The film flirts with sexual ambiguity as the relationship between Needy and Jennifer—and it is a relationship—deteriorates over the course of the narrative. Early on, Needy gets called "lesbi-gay" for staring too adoringly at Jennifer. Later, after Jennifer's possession, the two share a much- publicized kiss. Needy is surprised, somewhat willing, but ultimately repulsed. Jennifer, on the other hand, reminds Needy that they used to play boyfriend/girlfriend at sleepovers. Jennifer could be straight, gay, bi, or even sexually indifferent—it doesn't really matter—but what's more interesting is how she needs Needy much more than Needy needs her. Like a lot of drop-dead gorgeous girls, Jennifer is painfully and secretly insecure, and she uses Needy to bolster her own confidence. And ultimately, this puts Needy's boyfriend Chip in danger, not only because he's stealing Needy away, but also because he represents the one thing that Needy has that Jennifer doesn't: someone who loves her for who she is, not just her figure. Though I'm still not convinced of Megan Fox as an actor, she's perfect for this role, which really only requires her to be catty, bitchy, sexy, and occasionally creepy. Not too tall of an order for her, I'd imagine. Amanda Seyfried, however, is genuinely impressive, anchoring the film around her ability to hold our sympathy.
Clearly, Jennifer's Body has a lot more going on upstairs than the average, stereotype- stocked, body count-obsessed teen slasher movie. While you could argue that the film isn't nearly scary or violent enough to satisfy modern horror audiences—and admittedly, there is a dearth of scares—this seems beside the point. Sure, Jennifer is "actually evil, not high school evil," but she's also representative of the cruelty and maliciousness with which girls can treat one another. That's the real horror here, and it cuts cleanly thanks to the acerbic edge of Diablo Cody's Heathers-like black comedy. Cody took a shower of criticism after winning an Oscar for her Juno screenplay—her teen-speak dialogue was deemed affected, irritating, and cloying—but she hasn't backed down here, lacing her script with droll slang and off-the-cuff pop- culture references. And within the dark context of Jennifer's Body—as opposed to the quirky-indie-sunshiny cuteness of Juno—it actually works. There are the expected misfires, like when Jennifer calls Chip "lime green Jell-O" for being jealous, but there are also plenty of winners, as when Jennifer grabs Needy's breasts and says, "These are like smart bombs, you point them in the right direction and shit gets real." Director Karyn Kusama seems to get Cody's wry writing style on an intuitive level, the film is shot lusciously, and the pop-punk fueled pacing rarely flags. The haters will say that the movie is just a reason to gape and awe at Megan Fox's svelte figure for two hours, but Jennifer's Body is unexpectedly more than skin deep.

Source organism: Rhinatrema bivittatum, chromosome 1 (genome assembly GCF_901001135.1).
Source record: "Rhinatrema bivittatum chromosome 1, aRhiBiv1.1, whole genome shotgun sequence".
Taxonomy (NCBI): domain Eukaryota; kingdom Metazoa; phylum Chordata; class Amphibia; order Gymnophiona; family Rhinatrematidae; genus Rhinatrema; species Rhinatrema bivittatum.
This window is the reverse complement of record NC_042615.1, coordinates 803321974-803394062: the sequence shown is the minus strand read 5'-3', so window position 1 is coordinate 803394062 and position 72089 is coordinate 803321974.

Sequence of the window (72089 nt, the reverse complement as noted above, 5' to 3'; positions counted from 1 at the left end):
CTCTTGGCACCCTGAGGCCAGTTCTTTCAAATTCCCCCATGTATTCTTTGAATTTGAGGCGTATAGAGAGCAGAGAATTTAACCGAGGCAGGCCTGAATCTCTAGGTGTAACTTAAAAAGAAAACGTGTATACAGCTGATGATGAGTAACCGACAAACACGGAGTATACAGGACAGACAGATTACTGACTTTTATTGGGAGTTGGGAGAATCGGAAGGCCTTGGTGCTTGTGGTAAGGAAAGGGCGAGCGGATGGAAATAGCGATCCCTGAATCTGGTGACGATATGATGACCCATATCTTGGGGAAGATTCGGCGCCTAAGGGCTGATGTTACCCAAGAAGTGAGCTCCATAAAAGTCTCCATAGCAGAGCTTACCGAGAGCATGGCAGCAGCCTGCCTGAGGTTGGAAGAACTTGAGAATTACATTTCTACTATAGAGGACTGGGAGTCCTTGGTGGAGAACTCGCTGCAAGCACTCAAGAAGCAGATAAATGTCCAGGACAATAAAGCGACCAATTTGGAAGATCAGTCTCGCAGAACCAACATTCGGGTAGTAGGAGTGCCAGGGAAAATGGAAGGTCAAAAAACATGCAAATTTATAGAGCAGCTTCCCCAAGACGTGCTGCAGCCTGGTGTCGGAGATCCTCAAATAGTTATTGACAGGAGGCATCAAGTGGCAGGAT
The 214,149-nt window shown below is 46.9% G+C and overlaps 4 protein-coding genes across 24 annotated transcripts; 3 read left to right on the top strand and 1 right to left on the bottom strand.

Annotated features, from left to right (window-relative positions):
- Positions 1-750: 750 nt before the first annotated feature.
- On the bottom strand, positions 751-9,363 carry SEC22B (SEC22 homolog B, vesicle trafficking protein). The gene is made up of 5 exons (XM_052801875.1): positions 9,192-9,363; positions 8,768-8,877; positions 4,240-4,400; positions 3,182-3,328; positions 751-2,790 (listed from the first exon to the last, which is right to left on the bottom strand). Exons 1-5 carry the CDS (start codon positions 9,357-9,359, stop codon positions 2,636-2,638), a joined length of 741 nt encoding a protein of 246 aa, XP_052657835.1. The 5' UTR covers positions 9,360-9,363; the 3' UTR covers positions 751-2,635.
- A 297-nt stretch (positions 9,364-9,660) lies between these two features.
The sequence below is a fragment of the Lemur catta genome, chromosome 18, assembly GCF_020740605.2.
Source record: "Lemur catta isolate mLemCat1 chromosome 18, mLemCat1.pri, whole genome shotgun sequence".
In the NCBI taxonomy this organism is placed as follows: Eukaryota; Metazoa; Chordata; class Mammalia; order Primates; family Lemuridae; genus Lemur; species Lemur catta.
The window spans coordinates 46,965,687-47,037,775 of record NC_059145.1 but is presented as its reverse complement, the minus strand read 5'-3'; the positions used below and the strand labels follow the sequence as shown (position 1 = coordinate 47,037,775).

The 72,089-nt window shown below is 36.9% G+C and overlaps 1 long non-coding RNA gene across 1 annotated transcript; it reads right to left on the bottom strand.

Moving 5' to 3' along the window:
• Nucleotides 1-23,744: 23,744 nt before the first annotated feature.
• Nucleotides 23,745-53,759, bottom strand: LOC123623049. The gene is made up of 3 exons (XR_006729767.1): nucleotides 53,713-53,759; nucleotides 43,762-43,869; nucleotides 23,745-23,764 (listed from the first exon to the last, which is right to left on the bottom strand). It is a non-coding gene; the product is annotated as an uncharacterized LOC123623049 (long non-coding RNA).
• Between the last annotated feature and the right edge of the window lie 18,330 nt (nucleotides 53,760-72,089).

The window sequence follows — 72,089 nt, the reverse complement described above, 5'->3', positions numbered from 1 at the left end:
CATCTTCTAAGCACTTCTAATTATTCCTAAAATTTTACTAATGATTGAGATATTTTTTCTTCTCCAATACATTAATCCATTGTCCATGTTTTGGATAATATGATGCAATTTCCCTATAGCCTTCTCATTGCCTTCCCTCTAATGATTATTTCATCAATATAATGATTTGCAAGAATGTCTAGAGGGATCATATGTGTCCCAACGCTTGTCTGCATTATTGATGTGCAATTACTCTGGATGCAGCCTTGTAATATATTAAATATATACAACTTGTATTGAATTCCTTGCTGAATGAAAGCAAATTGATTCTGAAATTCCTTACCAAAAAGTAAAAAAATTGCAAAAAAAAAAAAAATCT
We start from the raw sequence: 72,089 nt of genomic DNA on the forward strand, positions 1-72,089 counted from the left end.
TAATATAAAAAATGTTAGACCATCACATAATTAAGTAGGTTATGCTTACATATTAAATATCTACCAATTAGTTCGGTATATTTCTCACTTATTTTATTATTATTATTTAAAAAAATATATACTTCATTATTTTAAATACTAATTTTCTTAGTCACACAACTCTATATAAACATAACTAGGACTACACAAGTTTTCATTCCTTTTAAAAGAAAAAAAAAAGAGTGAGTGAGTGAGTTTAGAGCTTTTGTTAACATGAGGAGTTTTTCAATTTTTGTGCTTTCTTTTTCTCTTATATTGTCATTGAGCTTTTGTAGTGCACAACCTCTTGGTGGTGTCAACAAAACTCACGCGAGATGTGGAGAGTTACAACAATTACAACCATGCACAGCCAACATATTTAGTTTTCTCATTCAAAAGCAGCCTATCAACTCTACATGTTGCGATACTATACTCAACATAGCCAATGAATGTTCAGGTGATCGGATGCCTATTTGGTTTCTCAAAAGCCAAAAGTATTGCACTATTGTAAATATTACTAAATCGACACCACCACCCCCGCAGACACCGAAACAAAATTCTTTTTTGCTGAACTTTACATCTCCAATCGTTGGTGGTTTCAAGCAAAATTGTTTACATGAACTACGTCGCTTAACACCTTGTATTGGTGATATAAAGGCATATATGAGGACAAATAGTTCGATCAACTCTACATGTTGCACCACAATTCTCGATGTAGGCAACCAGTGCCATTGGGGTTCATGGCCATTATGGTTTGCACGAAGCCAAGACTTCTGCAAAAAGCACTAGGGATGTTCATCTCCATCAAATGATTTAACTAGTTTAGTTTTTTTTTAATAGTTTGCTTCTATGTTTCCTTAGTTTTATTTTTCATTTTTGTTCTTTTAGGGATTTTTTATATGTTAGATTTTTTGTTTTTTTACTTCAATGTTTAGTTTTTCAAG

Jennifer's Body Blu-ray, Video Quality
Ah, the better to see you with my dear. Jennifer's Body sashays onto Blu-ray with a sexy 1.85:1-framed, 1080p/AVC-encoded transfer that has all the right moves. The film's settings are quite varied tonally—sunny football field exteriors, the gauzy twilight of a school dance, softly lit bedrooms, deep dark woods—and this transfer has no trouble keeping up in clarity, color, and contrast. Detail is strong all around, whether on the denim weft of Chip's jeans, the texture of Needy's facial features, or the resolution of background objects. It must've been cold, because in the scene when Jennifer emerges from the lake, you'll even be able to make out the goosebumps on her shoulders as she wrings the water out of her hair. Colors are densely saturated—see Jennifer's purple and gold cheerleader outfit or Needy's bright pink Glenda the Good Witch prom dress—and skin tones are warm and stable. (Except for Jennifer's, that is, as her face intentionally goes from pale to flushed and back again, depending on her how recently she has fed.) Much of the film takes place at night, and while I noticed one or two shots that seemed a little grayish, black levels are dense, while preserving relevant shadow detail, and contrast is tight. The film's fine grain structure is intact, the print is in perfect condition, and didn't spot any overt compression anomalies, excess sharpening, smearing, or other transfer-related issues.
Jennifer's Body Blu-ray, Audio Quality